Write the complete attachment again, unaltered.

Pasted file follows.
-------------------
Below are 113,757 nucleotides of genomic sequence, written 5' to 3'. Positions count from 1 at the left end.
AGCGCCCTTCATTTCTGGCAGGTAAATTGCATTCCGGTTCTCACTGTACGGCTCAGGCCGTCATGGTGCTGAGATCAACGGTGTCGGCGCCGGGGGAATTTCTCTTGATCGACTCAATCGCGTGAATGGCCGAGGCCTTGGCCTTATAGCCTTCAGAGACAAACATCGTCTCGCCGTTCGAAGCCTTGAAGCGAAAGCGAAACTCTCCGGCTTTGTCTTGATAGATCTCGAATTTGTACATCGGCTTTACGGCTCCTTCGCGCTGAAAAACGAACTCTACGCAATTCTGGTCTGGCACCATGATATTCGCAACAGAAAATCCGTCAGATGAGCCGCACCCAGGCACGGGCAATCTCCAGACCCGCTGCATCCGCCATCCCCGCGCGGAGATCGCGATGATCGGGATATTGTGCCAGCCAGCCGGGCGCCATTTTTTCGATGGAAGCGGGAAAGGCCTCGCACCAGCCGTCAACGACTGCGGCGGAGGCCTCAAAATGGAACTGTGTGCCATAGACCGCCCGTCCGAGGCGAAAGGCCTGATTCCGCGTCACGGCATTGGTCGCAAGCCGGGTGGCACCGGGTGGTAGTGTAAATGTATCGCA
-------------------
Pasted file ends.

Below are 113,757 nucleotides of genomic sequence, written 5' to 3'. Positions count from 1 at the left end.
AGCGCCCTTCATTTCTGGCAGGTAAATTGCATTCCGGTTCTCACTGTACGGCTCAGGCCGTCATGGTGCTGAGATCAACGGTGTCGGCGCCGGGGGAATTTCTCTTGATCGACTCAATCGCGTGAATGGCCGAGGCCTTGGCCTTATAGCCTTCAGAGACAAACATCGTCTCGCCGTTCGAAGCCTTGAAGCGAAAGCGAAACTCTCCGGCTTTGTCTTGATAGATCTCGAATTTGTACATCGGCTTTACGGCTCCTTCGCGCTGAAAAACGAACTCTACGCAATTCTGGTCTGGCACCATGATATTCGCAACAGAAAATCCGTCAGATGAGCCGCACCCAGGCACGGGCAATCTCCAGACCCGCTGCATCCGCCATCCCCGCGCGGAGATCGCGATGATCGGGATATTGTGCCAGCCAGCCGGGCGCCATTTTTTCGATGGAAGCGGGAAAGGCCTCGCACCAGCCGTCAACGACTGCGGCGGAGGCCTCAAAATGGAACTGTGTGCCATAGACCGCCCGTCCGAGGCGAAAGGCCTGATTCCGCGTCACGGCATTGGTCGCAAGCCGGGTGGCACCGGGTGGTAGTGTAAATGTATCGCA